I’d like to share three examples of how the Gates Foundation is working to realize agriculture’s full potential to help overcome these nutrition challenges.
Through our work with HarvestPlus, we are supporting a game-changing effort to increase the levels of vitamin A, zinc, and iron in staple crops widely grown and consumed by the poor. By breeding higher levels of these vitamins and minerals into seven key crops --beans, cassava, maize, pearl millet, rice, sweet potato, and wheat --HarvestPlus aims to improve the nutrition of millions rural poor in Africa and Asia. The first high vitamin A sweet potato bred in Africa has been readily adopted by about 500,000 farming families over the last decade, helping to improve the health of their children. And over the next three years, HarvestPlus plans to release four more improved crops.
But we know that more nutritious crops are only beneficial if the world’s poorest farming families have enough land and support to grow them. That’s why we are working with Landesa, an organization securing land rights for the world’s poorest families, to give women farmers access to land and training to help them grow nutritious foods to feed their families. By 2013, Landesa is on track to help 200,000 women farmers in West Bengal and Odisha become legal landowners, giving them the opportunity to grow homestead gardens that can help them build better, healthier lives for their families.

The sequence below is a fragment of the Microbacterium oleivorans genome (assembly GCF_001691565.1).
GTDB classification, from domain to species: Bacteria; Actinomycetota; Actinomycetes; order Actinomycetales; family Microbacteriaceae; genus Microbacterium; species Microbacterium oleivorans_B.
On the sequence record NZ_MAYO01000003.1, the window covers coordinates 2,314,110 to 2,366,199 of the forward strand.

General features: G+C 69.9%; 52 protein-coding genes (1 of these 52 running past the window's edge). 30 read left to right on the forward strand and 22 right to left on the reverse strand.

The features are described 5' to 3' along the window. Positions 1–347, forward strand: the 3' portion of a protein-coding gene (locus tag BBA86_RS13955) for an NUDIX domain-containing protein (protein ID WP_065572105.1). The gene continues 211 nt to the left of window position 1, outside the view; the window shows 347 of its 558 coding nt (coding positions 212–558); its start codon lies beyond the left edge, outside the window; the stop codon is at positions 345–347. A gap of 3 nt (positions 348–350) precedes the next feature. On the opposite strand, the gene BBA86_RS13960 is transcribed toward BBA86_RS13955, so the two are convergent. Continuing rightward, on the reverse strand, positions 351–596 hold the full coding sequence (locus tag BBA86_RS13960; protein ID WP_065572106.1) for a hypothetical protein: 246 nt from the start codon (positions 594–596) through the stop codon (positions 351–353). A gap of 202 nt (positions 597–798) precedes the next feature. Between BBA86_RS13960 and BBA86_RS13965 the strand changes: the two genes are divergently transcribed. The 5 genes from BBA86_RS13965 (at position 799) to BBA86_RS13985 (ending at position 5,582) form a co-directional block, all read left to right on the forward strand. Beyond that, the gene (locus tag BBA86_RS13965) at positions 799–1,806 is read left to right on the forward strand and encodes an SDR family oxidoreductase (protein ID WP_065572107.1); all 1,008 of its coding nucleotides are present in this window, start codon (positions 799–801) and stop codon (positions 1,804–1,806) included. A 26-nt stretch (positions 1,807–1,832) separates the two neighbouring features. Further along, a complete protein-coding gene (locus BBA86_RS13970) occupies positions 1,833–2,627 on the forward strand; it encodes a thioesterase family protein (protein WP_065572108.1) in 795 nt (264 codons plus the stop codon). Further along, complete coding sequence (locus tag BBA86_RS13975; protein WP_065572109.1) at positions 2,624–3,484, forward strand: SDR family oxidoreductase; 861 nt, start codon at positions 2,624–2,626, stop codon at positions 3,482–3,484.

At the same time, we recognize there’s a lot we still don’t know about the links between agriculture and nutrition. To better understand why high levels of malnutrition in India persist despite sustained economic and agricultural growth, we have teamed up with the International Food Policy Research Institute to explore the links between agriculture and nutrition. This initiative is promoting platforms where agricultural experts, nutritionists, and other partners can address key knowledge gaps and drive changes that will accelerate the reduction of undernutrition in India.
Too often, even within our own foundation, we have not taken advantage of the linkages between our fields. Agricultural scientists and nutritionists have traditionally worked apart. But it’s our belief that these sectors have a lot to learn from each other if we are to reach the common goal of improving nutrition.
Cooperation must start with conversation. I challenge all of you to use this conference to knock down the walls that separate your fields, share your knowledge and insights, and build new bridges that will lead us to better, healthier lives for the world’s poor.
There’s a saying we take to heart at the foundation, “If you want to go fast, go alone. If you want to go far, go together.”
It’s the goal of this gathering to go far, together.
So let the conversation begin.